So as you are all probably aware now, there was much to celebrate for DV2020 visa holders today. A lot happened in quite a short space of time. I have now had a better chance to read the order by Judge Mehta, and so let’s recap that order AND the other actions we had heard of prior to the order.

So in chronological order, the winning started earlier this week. I became aware of a case in the Netherlands where a DV2020 visa holder was about to have her visa expire on the 20th. She contacted the embassy, and she soon was told that the embassy was discussing her case with the Department of State in Washington. The embassy told her that they were working on helping all the DV2020 cases with visas issued, but particularly the cases that were expiring first. I was thrilled of course and posted a tweet about feeling positive without explanation.

I did not want to say anything further about specifics of that case in case it caused the government lawyers to step in and advise the DoS to stop that plan. For the sake of that case, and knowing how important that was, I gave no information other than the cryptic tweet. This was Wednesday early morning – the day before the hearing. The NIE was then confirmed early morning (my time) on Thursday. It granted exemption from PP10014, 10143 and the Schengen 14 day restriction. Awesome news for the lucky recipient who then got her Covid all clear test and booked her flight. I believe she has actually entered the USA this evening. Now it is important to understand this selectee had no justification to be eligible for an NIE – this was granted only because she would otherwise have lost her visa. So – it was clear the government were trying to do something.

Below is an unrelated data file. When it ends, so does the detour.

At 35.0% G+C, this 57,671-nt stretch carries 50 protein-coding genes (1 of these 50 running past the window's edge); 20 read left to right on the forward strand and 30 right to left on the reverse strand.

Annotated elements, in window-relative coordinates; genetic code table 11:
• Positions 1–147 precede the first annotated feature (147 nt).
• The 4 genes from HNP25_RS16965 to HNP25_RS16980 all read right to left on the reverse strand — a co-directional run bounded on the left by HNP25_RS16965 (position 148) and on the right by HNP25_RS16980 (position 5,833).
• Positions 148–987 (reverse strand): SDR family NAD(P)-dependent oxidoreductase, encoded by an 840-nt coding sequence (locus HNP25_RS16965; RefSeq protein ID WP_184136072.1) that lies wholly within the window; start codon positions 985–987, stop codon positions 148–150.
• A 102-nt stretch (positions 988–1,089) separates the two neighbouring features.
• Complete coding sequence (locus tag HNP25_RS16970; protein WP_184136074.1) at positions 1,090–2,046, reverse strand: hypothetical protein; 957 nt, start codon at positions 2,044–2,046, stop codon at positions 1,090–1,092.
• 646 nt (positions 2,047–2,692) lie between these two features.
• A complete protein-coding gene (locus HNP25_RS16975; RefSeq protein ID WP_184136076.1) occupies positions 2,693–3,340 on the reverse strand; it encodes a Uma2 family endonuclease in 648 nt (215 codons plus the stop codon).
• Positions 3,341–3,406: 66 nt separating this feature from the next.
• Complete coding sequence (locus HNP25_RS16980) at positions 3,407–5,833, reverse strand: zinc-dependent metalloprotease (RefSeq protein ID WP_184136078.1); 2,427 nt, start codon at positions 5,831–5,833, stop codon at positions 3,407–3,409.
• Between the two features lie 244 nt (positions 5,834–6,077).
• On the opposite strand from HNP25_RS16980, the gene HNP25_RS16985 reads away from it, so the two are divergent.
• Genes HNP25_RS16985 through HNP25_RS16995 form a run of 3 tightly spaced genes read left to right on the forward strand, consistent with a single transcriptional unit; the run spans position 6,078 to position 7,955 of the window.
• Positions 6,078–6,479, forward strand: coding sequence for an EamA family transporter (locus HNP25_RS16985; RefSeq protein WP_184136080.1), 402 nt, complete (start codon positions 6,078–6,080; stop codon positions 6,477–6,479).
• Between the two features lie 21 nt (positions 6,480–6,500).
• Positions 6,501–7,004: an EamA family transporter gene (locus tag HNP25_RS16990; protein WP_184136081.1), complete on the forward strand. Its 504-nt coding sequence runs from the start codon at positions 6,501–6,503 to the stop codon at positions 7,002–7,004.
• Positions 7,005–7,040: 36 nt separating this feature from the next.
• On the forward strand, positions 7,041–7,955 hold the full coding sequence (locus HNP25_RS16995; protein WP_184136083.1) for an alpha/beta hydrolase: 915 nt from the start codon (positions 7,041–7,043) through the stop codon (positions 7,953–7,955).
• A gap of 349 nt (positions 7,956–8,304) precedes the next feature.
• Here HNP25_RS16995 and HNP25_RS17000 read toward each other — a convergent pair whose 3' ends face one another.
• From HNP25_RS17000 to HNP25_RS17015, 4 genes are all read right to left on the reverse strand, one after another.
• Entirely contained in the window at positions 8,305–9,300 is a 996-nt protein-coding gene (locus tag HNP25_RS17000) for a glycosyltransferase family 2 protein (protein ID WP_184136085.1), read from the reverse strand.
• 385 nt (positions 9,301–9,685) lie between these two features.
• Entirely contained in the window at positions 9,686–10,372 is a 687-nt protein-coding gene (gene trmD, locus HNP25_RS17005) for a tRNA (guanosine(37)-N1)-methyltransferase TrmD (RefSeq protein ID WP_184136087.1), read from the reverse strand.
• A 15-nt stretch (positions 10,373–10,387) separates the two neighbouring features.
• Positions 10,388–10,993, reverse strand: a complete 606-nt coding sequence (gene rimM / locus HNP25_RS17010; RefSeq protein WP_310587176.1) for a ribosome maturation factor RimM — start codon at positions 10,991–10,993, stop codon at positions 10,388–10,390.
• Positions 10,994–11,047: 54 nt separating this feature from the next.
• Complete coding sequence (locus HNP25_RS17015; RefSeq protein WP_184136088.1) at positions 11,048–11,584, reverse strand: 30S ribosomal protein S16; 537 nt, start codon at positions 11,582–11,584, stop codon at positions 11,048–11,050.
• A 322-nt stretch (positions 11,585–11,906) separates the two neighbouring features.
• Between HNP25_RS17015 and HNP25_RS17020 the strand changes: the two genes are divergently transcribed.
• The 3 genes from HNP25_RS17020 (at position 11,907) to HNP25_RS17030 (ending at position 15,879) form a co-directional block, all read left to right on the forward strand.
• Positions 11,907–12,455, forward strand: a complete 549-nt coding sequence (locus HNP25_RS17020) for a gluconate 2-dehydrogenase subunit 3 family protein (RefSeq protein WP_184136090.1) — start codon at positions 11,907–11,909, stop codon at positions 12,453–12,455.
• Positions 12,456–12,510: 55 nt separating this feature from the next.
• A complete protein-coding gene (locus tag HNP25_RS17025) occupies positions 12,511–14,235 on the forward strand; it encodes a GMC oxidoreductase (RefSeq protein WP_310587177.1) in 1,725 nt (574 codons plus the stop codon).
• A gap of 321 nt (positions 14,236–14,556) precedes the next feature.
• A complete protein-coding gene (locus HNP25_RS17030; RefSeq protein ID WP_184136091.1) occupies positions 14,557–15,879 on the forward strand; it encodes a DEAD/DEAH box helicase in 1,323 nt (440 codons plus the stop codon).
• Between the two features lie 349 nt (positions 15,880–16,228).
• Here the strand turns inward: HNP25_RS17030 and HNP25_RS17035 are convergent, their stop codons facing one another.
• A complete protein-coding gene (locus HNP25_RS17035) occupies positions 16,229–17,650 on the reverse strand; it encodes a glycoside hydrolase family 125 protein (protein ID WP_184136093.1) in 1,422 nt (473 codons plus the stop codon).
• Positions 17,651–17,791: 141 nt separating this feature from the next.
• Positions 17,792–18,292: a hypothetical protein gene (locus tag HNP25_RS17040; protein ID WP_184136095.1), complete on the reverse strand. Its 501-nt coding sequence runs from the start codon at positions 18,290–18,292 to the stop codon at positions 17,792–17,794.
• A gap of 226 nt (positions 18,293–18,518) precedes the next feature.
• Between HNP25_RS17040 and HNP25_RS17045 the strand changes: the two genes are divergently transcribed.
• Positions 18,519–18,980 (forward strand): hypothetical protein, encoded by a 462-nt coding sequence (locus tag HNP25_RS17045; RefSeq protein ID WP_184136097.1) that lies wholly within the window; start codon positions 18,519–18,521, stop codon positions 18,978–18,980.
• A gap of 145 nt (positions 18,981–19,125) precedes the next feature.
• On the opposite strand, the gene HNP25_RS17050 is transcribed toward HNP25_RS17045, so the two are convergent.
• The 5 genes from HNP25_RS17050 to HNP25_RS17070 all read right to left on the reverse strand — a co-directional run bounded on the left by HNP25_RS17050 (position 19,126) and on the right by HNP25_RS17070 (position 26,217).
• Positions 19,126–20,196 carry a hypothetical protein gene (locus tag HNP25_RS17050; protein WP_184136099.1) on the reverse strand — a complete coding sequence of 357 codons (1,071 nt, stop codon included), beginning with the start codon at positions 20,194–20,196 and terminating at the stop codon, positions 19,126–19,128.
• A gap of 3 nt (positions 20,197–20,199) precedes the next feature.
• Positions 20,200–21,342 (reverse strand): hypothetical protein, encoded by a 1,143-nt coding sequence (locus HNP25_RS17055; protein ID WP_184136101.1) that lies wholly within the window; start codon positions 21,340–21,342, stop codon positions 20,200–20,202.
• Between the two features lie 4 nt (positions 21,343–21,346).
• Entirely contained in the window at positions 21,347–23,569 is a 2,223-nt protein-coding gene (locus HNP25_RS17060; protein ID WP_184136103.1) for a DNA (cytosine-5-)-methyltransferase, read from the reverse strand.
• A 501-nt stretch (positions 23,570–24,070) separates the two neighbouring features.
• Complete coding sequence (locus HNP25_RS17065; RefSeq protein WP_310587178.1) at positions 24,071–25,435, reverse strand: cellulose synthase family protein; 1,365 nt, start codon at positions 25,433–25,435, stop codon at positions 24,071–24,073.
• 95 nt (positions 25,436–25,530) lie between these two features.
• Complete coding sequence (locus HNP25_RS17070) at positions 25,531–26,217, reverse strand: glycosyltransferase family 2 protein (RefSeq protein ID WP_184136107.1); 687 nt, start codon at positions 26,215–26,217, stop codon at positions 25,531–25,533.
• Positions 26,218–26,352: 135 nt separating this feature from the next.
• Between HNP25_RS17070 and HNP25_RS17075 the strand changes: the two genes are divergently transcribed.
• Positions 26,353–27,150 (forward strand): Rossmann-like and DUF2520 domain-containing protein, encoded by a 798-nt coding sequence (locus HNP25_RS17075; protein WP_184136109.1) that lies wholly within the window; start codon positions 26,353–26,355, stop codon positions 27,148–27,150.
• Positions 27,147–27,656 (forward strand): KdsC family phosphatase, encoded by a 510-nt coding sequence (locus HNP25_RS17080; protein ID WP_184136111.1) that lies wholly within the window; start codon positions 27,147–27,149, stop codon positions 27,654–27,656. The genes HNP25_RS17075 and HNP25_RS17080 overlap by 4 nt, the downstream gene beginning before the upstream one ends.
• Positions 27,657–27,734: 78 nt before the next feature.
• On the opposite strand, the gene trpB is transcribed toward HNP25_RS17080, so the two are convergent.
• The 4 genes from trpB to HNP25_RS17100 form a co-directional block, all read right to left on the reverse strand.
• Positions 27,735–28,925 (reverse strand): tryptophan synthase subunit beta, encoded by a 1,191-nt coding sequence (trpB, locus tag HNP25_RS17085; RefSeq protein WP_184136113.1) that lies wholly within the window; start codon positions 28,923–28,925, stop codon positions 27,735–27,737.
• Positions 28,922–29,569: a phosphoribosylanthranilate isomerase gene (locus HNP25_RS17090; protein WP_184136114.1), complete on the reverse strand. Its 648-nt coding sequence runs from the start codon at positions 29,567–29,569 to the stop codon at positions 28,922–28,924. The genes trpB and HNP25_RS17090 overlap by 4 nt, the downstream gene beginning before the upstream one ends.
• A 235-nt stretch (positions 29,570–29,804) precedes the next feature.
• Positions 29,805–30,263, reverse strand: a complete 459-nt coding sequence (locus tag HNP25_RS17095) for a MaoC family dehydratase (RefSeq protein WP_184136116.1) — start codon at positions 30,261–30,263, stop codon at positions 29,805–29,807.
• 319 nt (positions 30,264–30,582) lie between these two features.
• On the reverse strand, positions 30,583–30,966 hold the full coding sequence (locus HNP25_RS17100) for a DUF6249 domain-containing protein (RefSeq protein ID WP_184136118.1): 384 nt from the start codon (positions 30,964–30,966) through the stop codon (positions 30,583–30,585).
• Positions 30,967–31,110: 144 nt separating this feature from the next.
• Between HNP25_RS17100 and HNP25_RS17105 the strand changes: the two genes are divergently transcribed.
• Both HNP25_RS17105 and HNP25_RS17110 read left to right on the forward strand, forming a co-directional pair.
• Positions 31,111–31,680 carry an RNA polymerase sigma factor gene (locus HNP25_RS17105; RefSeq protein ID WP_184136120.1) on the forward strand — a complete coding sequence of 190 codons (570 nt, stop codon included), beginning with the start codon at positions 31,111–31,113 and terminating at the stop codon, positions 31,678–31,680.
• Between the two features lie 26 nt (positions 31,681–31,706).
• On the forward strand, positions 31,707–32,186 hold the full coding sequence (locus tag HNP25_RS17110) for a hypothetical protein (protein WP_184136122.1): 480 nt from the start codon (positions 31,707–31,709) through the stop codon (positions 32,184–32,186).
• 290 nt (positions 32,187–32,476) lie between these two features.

Then in the hearing on Thursday, the government lawyers confirmed the fact that this NIE had been issued AND one other case.

On Friday the government further confirmed that they had issued other NIEs also covering cases expiring up to Feb 28th. Again – this was a clear signal that they (DoS) intended to “take care” of those people with visas issued, and were prepared to issue NIEs to ensure fair treatment of those cases.

I started a live Q&A and almost as I was starting, Curtis tweeted that Judge Mehta had issued an order as a decision from the hearing the previous day.

The order itself is EXTREMELY generous in its protection. It strikes me as a cleverly written order that really uses the powers of the court in a very wise way. The order itself can be read here. The order uses the All Writs Act to protect the visa holders from losing their standing while decisions are being made. This was a crucial part of the hearing on Thursday where Judge Mehta posed a question to the government lawyer (York) about what if he (Mehta) did nothing. He asked York for an opinion about whether the visa holders would lose standing. York seemed unprepared for the question and then incorrectly answered the question saying they would retain standing. Judge Mehta immediately countered saying he was convinced that they would lose standing (a point that Chuck Kuck later explained was decisive in assuring the win). And that belief is what has allowed Judge Mehta to protect the visa holders now. Because the court is given huge discretion to protect the status quo for people to make sure they do not lose their rights while the court makes up its mind. Awesome legal “tap dancing”.

Now – the order itself is very generous. Almost too generous – I will explain.

The order explains that visa holders normally have 6 months visa validity. Now that is actually incorrect as many of you will know – the 6 months is counted from the day of the medical, and can even be shorter than 6 months in certain medical circumstances. However, the order paints the picture that people would normally have 6 months to make an orderly move to the USA, and of course the DV2020 holders have not had that “orderly” experience due to the ban, then the extension and also the Schengen bans.